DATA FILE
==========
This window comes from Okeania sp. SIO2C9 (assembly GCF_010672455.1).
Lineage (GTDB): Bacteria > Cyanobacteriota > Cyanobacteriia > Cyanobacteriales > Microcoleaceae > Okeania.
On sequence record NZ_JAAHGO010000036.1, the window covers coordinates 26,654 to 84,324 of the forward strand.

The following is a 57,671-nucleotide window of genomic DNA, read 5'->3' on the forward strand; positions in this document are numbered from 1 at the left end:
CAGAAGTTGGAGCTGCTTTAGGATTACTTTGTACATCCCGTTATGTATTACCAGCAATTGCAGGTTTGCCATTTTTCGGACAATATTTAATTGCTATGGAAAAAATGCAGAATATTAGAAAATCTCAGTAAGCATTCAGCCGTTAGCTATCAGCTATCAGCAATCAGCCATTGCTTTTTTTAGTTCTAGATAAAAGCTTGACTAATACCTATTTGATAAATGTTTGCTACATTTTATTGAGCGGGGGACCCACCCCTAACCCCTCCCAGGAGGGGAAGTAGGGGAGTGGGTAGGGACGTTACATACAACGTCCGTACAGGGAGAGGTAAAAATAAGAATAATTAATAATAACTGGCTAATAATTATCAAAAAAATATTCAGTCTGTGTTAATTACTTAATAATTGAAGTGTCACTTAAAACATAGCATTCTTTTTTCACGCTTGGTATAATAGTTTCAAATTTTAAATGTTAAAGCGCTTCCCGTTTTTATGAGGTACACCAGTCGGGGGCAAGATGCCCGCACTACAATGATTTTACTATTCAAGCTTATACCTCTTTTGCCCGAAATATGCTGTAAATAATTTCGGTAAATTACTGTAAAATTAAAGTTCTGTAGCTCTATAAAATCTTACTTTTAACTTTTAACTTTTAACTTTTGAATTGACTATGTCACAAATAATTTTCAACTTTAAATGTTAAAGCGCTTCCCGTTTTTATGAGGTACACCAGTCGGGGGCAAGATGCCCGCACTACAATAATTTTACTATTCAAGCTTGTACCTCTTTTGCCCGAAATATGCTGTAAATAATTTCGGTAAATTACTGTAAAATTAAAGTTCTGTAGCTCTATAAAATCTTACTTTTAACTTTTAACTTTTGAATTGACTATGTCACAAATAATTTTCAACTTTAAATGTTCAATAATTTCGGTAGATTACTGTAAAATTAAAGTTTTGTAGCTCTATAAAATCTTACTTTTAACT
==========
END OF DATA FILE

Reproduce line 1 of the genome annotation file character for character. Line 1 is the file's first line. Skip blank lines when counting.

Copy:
This window comes from Okeania sp. SIO2C9 (assembly GCF_010672455.1).